# Session 4: Regularization (Chapter 7)

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1 Session 4: Regularization (Chapter 7) Tapani Raiko Aalto University 30 September 2015 Tapani Raiko (Aalto University) Session 4: Regularization (Chapter 7) 30 September / 27

2 Table of Contents Background Regularization methods Exercises Tapani Raiko (Aalto University) Session 4: Regularization (Chapter 7) 30 September / 27

3 Goal of Regularization Neural networks are very powerful (universal appr.). Easy to perform great on the training set (overfitting). Regularization improves generalization to new data at the expense of increased training error. Use held-out validation data to choose hyperparameters (e.g. regularization strength). Use held-out test data to evaluate performance. Tapani Raiko (Aalto University) Session 4: Regularization (Chapter 7) 30 September / 27

4 Example Without regularization training error goes to zero and learning stops. With noise regularization, test error keeps dropping. Tapani Raiko (Aalto University) Session 4: Regularization (Chapter 7) 30 September / 27

5 Expressivity demo: Training first layer only No regularization, training W (1) and b (1) only. 0.2% error on training set, 2% error on test set. Tapani Raiko (Aalto University) Session 4: Regularization (Chapter 7) 30 September / 27

6 What is overfitting? Probability theory states how we should make predictions (of y test) using a model with unknowns θ and data X = {x train, y train, x test}: P(y test X) = P(y test, θ X)dθ = P(y test θ, X)P(θ X)dθ. Probability of observing y test can be acquired by summing or integrating over all different explanations θ. The term P(y test θ, X) is the probability of y test given a particular explanation θ and it is weighted with the probability of the explanation P(θ X). However, such computation is intractable. If we want to choose a single θ to represent all the probability mass, it is better not to overfit to the highest probability peak, but to find a good representative of the mass. Posterior probability mass matters Center of gravity maximum Tapani Raiko (Aalto University) Session 4: Regularization (Chapter 7) 30 September / 27

7 Table of Contents Background Regularization methods Exercises Tapani Raiko (Aalto University) Session 4: Regularization (Chapter 7) 30 September / 27

8 Regularization methods Limited size of network Early stopping Weight decay Data augmentation Injecting noise Parameter sharing (e.g. convolutional) Sparse representations Ensemble methods Auxiliary tasks (e.g. unsupervised) Probabilistic treatment (e.g. variational methods) Adversarial training,... Tapani Raiko (Aalto University) Session 4: Regularization (Chapter 7) 30 September / 27

9 Limited size of network Rule of thumb: When #parameters is ten times less than #outputs #examples, overfitting will not be severe. Reducing input dimensionality (e.g. by PCA) helps in reducing parameters Easy. Low computational complexity Other methods give better accuracy Data augmentation increases #examples Parameter sharing decreases #parameters Auxiliary tasks increases #outputs Tapani Raiko (Aalto University) Session 4: Regularization (Chapter 7) 30 September / 27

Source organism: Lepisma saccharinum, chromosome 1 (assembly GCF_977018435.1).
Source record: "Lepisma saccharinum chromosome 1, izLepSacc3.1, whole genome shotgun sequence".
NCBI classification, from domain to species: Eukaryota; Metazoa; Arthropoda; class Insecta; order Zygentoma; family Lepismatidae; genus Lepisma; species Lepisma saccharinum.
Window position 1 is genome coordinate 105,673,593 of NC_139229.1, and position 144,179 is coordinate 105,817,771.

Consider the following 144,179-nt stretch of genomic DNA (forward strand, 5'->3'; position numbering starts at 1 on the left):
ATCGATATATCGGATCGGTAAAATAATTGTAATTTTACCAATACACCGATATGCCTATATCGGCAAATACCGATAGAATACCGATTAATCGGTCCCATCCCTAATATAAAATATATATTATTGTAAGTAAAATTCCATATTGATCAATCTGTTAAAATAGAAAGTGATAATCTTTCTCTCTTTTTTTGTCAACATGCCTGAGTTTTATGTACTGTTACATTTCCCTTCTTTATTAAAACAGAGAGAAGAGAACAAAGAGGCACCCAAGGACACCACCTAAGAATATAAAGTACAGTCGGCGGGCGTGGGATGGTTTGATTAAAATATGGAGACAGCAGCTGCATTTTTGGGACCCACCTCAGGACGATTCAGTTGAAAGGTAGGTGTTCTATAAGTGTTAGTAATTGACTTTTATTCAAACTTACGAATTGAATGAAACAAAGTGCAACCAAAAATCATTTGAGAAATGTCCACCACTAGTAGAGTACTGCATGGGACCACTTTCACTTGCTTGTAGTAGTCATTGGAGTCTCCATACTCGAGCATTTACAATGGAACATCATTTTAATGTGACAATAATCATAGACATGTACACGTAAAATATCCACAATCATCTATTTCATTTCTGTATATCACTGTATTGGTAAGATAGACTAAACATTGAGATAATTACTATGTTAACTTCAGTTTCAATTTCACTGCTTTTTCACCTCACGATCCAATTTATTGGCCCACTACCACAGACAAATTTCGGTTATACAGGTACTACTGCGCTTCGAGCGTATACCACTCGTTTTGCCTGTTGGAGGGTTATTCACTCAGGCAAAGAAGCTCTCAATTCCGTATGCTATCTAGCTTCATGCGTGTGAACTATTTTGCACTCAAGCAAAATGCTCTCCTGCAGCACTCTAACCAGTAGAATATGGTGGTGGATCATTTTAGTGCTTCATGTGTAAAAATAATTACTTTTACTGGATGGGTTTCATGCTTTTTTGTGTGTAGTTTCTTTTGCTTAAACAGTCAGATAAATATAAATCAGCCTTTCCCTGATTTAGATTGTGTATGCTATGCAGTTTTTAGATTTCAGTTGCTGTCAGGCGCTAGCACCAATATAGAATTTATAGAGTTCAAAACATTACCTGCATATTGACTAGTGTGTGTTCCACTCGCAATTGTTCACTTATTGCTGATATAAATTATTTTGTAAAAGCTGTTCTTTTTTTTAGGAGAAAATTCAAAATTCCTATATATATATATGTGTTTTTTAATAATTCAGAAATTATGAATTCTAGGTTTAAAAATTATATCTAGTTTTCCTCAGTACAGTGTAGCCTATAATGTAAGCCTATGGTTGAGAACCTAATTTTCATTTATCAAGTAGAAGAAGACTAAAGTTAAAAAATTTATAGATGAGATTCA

10 Early stopping Monitor validation performance during training Stop when it starts to deteriorate With other regularization, it might never start Keeps solution close to the initialization Tapani Raiko (Aalto University) Session 4: Regularization (Chapter 7) 30 September / 27

11 Weight decay (Tikhonov, 1943) Add a penalty term to the training cost C = + Ω(θ) Note: only a function of parameters θ, not data. L 2 regularization: Ω(θ) = λ 2 θ 2 hyperparameter λ for strength. Gradient: Ω(θ) θ i = λθ i. L 1 regularization: Ω(θ) = λ/2 θ 1 Gradient: Ω(θ) θ i = λ sign(θ i ). Induces sparsity: Often many params become zero. Max-norm: Constrain row vectors w i of weight matrices to w i 2 c. Tapani Raiko (Aalto University) Session 4: Regularization (Chapter 7) 30 September / 27

12 Weight decay L2 (left) and L1 (right). w unregularized solution, w regularized solution. Tapani Raiko (Aalto University) Session 4: Regularization (Chapter 7) 30 September / 27

13 Weight decay as Bayesian prior Consider the maximum a posteriori solution Bayes rule: P(θ X) = P(X θ)p(θ) written on -log scale: C = log P(X θ) log P(θ) Assuming Gaussian prior P(θ) = N (0, λ 1 I) we get Ω(θ) = i log exp θ2 i 2λ = λ 1 2 θ 2 L 2 regularization Gaussian prior L 1 regularization Laplace prior Max-norm regularization Uniform prior with finite support Ω = 0 Maximum likelihood Tapani Raiko (Aalto University) Session 4: Regularization (Chapter 7) 30 September / 27